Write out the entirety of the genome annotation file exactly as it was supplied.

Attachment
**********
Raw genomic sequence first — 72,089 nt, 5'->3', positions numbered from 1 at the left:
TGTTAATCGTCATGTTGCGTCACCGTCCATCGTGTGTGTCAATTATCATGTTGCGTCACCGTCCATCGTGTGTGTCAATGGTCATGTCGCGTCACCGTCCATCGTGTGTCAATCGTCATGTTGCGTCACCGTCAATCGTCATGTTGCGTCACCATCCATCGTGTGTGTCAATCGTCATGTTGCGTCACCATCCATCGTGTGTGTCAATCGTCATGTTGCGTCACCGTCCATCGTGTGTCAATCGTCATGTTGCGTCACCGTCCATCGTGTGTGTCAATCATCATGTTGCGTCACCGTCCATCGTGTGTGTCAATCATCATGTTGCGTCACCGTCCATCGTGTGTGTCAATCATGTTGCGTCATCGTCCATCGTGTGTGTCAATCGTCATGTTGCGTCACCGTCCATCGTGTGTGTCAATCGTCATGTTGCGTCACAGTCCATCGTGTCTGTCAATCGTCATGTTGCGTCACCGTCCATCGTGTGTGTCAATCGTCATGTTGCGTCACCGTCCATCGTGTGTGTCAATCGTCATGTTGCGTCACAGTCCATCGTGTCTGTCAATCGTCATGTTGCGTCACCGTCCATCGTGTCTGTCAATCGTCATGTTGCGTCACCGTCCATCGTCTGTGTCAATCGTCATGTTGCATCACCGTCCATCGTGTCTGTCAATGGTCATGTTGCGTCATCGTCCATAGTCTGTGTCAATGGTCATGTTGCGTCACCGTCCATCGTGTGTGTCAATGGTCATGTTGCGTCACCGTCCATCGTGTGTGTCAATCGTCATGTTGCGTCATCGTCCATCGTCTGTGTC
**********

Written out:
Raw genomic sequence first — 72,089 nt, 5'->3', positions numbered from 1 at the left:
TGTTAATCGTCATGTTGCGTCACCGTCCATCGTGTGTGTCAATTATCATGTTGCGTCACCGTCCATCGTGTGTGTCAATGGTCATGTCGCGTCACCGTCCATCGTGTGTCAATCGTCATGTTGCGTCACCGTCAATCGTCATGTTGCGTCACCATCCATCGTGTGTGTCAATCGTCATGTTGCGTCACCATCCATCGTGTGTGTCAATCGTCATGTTGCGTCACCGTCCATCGTGTGTCAATCGTCATGTTGCGTCACCGTCCATCGTGTGTGTCAATCATCATGTTGCGTCACCGTCCATCGTGTGTGTCAATCATCATGTTGCGTCACCGTCCATCGTGTGTGTCAATCATGTTGCGTCATCGTCCATCGTGTGTGTCAATCGTCATGTTGCGTCACCGTCCATCGTGTGTGTCAATCGTCATGTTGCGTCACAGTCCATCGTGTCTGTCAATCGTCATGTTGCGTCACCGTCCATCGTGTGTGTCAATCGTCATGTTGCGTCACCGTCCATCGTGTGTGTCAATCGTCATGTTGCGTCACAGTCCATCGTGTCTGTCAATCGTCATGTTGCGTCACCGTCCATCGTGTCTGTCAATCGTCATGTTGCGTCACCGTCCATCGTCTGTGTCAATCGTCATGTTGCATCACCGTCCATCGTGTCTGTCAATGGTCATGTTGCGTCATCGTCCATAGTCTGTGTCAATGGTCATGTTGCGTCACCGTCCATCGTGTGTGTCAATGGTCATGTTGCGTCACCGTCCATCGTGTGTGTCAATCGTCATGTTGCGTCATCGTCCATCGTCTGTGTC